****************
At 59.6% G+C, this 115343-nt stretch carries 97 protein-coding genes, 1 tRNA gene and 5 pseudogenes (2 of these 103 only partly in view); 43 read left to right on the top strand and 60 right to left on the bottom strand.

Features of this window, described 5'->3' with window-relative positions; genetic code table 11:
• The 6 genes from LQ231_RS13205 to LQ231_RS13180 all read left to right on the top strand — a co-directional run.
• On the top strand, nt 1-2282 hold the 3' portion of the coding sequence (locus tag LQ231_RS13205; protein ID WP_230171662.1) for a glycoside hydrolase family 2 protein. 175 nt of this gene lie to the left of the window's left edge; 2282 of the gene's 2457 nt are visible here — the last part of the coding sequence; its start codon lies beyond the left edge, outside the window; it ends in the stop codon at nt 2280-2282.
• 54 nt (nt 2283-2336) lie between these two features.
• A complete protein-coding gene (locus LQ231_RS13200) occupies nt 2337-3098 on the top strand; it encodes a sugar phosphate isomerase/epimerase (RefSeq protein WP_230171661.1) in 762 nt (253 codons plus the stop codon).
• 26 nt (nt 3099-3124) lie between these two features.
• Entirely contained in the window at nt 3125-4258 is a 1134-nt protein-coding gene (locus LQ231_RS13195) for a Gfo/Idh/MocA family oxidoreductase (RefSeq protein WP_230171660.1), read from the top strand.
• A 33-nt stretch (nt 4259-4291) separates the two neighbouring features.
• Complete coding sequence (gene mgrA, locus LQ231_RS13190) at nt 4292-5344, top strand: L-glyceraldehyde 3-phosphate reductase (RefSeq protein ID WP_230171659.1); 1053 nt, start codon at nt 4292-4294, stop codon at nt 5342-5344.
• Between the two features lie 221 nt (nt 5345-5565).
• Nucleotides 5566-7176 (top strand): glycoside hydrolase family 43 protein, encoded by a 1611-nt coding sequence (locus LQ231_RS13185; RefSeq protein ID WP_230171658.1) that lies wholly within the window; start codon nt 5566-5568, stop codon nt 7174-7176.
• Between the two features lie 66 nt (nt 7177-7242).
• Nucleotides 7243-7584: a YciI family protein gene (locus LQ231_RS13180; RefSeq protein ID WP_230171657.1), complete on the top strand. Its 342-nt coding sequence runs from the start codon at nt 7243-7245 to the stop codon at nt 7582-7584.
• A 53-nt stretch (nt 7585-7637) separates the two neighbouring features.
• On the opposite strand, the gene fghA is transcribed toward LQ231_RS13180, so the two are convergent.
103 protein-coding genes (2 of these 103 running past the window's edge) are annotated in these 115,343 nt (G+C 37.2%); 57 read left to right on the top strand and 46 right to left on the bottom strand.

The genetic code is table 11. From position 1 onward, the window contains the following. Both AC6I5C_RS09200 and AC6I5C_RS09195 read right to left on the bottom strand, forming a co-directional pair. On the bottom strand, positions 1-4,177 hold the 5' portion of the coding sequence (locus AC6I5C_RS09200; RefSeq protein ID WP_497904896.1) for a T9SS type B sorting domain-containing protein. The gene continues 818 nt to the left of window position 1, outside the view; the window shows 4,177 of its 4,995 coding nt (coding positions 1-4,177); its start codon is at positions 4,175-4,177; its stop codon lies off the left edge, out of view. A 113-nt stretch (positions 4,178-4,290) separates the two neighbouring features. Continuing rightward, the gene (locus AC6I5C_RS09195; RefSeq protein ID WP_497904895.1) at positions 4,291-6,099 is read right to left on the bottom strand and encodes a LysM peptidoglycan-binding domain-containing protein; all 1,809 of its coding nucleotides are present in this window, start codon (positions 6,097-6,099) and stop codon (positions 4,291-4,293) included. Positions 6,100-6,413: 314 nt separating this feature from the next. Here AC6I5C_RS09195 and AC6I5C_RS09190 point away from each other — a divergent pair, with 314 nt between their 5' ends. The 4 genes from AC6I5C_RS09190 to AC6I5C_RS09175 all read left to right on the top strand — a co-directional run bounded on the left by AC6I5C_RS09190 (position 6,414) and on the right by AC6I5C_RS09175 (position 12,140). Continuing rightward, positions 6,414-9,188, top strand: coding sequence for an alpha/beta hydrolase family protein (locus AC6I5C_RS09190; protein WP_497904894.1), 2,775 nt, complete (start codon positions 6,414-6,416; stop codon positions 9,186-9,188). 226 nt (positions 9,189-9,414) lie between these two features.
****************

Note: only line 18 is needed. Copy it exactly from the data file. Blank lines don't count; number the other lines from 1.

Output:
The genetic code is table 11. From position 1 onward, the window contains the following. Both AC6I5C_RS09200 and AC6I5C_RS09195 read right to left on the bottom strand, forming a co-directional pair. On the bottom strand, positions 1-4,177 hold the 5' portion of the coding sequence (locus AC6I5C_RS09200; RefSeq protein ID WP_497904896.1) for a T9SS type B sorting domain-containing protein. The gene continues 818 nt to the left of window position 1, outside the view; the window shows 4,177 of its 4,995 coding nt (coding positions 1-4,177); its start codon is at positions 4,175-4,177; its stop codon lies off the left edge, out of view. A 113-nt stretch (positions 4,178-4,290) separates the two neighbouring features. Continuing rightward, the gene (locus AC6I5C_RS09195; RefSeq protein ID WP_497904895.1) at positions 4,291-6,099 is read right to left on the bottom strand and encodes a LysM peptidoglycan-binding domain-containing protein; all 1,809 of its coding nucleotides are present in this window, start codon (positions 6,097-6,099) and stop codon (positions 4,291-4,293) included. Positions 6,100-6,413: 314 nt separating this feature from the next. Here AC6I5C_RS09195 and AC6I5C_RS09190 point away from each other — a divergent pair, with 314 nt between their 5' ends. The 4 genes from AC6I5C_RS09190 to AC6I5C_RS09175 all read left to right on the top strand — a co-directional run bounded on the left by AC6I5C_RS09190 (position 6,414) and on the right by AC6I5C_RS09175 (position 12,140). Continuing rightward, positions 6,414-9,188, top strand: coding sequence for an alpha/beta hydrolase family protein (locus AC6I5C_RS09190; protein WP_497904894.1), 2,775 nt, complete (start codon positions 6,414-6,416; stop codon positions 9,186-9,188). 226 nt (positions 9,189-9,414) lie between these two features.